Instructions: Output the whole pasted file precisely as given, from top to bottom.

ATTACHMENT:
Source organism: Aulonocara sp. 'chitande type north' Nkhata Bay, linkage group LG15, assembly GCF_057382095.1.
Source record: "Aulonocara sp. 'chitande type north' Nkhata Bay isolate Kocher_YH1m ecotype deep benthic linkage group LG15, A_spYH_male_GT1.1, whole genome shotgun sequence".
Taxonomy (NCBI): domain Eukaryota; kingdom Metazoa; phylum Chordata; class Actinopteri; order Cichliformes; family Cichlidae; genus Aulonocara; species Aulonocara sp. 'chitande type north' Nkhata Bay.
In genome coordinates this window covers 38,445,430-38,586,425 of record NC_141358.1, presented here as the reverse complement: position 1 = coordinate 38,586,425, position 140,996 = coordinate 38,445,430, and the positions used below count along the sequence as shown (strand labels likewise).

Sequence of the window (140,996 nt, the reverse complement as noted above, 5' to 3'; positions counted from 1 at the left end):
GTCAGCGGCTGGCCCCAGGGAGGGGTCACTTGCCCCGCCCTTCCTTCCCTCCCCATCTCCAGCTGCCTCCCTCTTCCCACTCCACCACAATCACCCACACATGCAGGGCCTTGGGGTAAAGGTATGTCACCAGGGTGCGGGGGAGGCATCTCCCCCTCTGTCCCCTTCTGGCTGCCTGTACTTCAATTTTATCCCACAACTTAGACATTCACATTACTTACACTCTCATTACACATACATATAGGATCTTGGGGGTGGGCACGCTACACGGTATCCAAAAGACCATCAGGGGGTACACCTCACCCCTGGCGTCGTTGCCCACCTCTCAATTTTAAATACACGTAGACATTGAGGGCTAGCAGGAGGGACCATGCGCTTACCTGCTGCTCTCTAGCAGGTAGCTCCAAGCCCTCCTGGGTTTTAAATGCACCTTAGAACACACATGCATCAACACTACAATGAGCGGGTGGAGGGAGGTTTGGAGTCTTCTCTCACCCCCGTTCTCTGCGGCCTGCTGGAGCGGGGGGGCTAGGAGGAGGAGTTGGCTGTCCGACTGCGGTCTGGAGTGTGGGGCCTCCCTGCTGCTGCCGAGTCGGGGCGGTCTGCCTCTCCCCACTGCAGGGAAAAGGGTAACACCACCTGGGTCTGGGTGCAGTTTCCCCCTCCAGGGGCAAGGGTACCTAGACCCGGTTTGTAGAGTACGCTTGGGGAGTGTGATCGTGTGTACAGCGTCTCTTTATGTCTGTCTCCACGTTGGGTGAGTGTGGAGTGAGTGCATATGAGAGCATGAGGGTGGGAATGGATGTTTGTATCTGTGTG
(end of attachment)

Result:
Source organism: Aulonocara sp. 'chitande type north' Nkhata Bay, linkage group LG15, assembly GCF_057382095.1.
Source record: "Aulonocara sp. 'chitande type north' Nkhata Bay isolate Kocher_YH1m ecotype deep benthic linkage group LG15, A_spYH_male_GT1.1, whole genome shotgun sequence".
Taxonomy (NCBI): domain Eukaryota; kingdom Metazoa; phylum Chordata; class Actinopteri; order Cichliformes; family Cichlidae; genus Aulonocara; species Aulonocara sp. 'chitande type north' Nkhata Bay.
In genome coordinates this window covers 38,445,430-38,586,425 of record NC_141358.1, presented here as the reverse complement: position 1 = coordinate 38,586,425, position 140,996 = coordinate 38,445,430, and the positions used below count along the sequence as shown (strand labels likewise).

Sequence of the window (140,996 nt, the reverse complement as noted above, 5' to 3'; positions counted from 1 at the left end):
GTCAGCGGCTGGCCCCAGGGAGGGGTCACTTGCCCCGCCCTTCCTTCCCTCCCCATCTCCAGCTGCCTCCCTCTTCCCACTCCACCACAATCACCCACACATGCAGGGCCTTGGGGTAAAGGTATGTCACCAGGGTGCGGGGGAGGCATCTCCCCCTCTGTCCCCTTCTGGCTGCCTGTACTTCAATTTTATCCCACAACTTAGACATTCACATTACTTACACTCTCATTACACATACATATAGGATCTTGGGGGTGGGCACGCTACACGGTATCCAAAAGACCATCAGGGGGTACACCTCACCCCTGGCGTCGTTGCCCACCTCTCAATTTTAAATACACGTAGACATTGAGGGCTAGCAGGAGGGACCATGCGCTTACCTGCTGCTCTCTAGCAGGTAGCTCCAAGCCCTCCTGGGTTTTAAATGCACCTTAGAACACACATGCATCAACACTACAATGAGCGGGTGGAGGGAGGTTTGGAGTCTTCTCTCACCCCCGTTCTCTGCGGCCTGCTGGAGCGGGGGGGCTAGGAGGAGGAGTTGGCTGTCCGACTGCGGTCTGGAGTGTGGGGCCTCCCTGCTGCTGCCGAGTCGGGGCGGTCTGCCTCTCCCCACTGCAGGGAAAAGGGTAACACCACCTGGGTCTGGGTGCAGTTTCCCCCTCCAGGGGCAAGGGTACCTAGACCCGGTTTGTAGAGTACGCTTGGGGAGTGTGATCGTGTGTACAGCGTCTCTTTATGTCTGTCTCCACGTTGGGTGAGTGTGGAGTGAGTGCATATGAGAGCATGAGGGTGGGAATGGATGTTTGTATCTGTGTG